There is, however, some lasting impact from that unexpectedly difficult experience. For whatever reason, the brain latched onto the taste and smell of the gas pumped through the mask just before IV anaesthetic is administered, and has since associated that distinct taste/odour with the collective hardships of that particular surgery and its immediate aftermath.

So when it emerged there was a significant setback in the Project Smile treatment, one requiring another aggressive surgery, what bothered me most (of all things) was having to deal with that gas.

Medical trauma presents itself in the strangest ways.

It was the summer months when an otherwise-routine scan – prompted by one just-treated tooth which, in the end, would require a root canal – revealed the main bone graft, the primary surgery which set the entire Project Smile treatment in motion, had failed unexpectedly.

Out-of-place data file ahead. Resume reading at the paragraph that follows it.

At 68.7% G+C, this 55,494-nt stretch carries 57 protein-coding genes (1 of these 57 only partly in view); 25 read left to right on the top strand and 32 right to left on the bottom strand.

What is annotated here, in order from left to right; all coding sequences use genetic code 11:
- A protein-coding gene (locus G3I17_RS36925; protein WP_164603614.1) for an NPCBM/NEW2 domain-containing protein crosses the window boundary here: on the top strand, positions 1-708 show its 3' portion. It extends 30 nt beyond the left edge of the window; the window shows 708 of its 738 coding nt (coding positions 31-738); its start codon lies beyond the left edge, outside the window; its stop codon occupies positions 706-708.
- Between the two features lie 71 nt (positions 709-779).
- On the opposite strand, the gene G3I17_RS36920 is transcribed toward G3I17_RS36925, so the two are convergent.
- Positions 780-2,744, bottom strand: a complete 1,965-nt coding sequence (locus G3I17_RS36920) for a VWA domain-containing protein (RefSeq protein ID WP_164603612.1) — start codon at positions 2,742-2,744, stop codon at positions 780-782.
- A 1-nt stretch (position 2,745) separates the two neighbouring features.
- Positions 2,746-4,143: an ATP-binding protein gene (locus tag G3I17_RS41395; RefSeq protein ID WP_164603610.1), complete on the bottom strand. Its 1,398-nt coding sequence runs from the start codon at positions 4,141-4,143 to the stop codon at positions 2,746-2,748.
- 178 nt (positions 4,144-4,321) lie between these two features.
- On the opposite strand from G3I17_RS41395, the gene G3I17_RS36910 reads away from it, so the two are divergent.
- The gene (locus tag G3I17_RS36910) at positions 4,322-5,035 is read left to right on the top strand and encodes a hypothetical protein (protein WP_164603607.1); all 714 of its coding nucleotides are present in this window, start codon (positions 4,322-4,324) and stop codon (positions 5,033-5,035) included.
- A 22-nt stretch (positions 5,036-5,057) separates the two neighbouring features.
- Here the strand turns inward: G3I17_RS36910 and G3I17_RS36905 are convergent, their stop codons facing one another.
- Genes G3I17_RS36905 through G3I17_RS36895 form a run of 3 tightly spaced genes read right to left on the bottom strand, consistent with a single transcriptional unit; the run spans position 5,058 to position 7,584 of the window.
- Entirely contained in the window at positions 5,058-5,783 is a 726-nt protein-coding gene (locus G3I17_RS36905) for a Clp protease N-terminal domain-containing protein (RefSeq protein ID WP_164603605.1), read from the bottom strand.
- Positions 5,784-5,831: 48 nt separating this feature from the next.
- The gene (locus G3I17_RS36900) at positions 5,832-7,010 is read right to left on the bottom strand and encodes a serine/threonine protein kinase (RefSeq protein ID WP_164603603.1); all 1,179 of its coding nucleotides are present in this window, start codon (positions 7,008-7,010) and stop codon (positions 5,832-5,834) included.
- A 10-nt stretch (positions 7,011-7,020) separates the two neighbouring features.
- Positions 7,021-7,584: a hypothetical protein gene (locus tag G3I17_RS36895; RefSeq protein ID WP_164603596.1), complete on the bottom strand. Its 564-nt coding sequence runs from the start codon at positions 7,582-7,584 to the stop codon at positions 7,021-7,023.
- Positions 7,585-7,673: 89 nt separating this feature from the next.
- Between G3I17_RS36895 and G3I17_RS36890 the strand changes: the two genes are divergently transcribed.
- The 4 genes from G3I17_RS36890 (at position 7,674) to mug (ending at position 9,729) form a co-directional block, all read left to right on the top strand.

There hadn’t been indication of a problem – no pain or discomfort – but for whatever reason, a good portion of the graft was resorbed by the body. That is, the large section of diseased bone which was replaced (and area rebuilt and solidified) has been broken down and absorbed. It’s something that can happen with grafts, but was not expected to happen here, or at least not to that extent.

It was a frustrating blindside.

My oral surgeon dedicated a great deal of time to reviewing my case and weighing the options of how best to proceed toward that proper, lasting and permanent fix, and in the end presented this way forward: He would open up the area, prepared to aggressively re-graft, repair, restructure and rebuild with the help of special synthetic material, but would only proceed if there was enough of the original graft remaining to build upon and work with.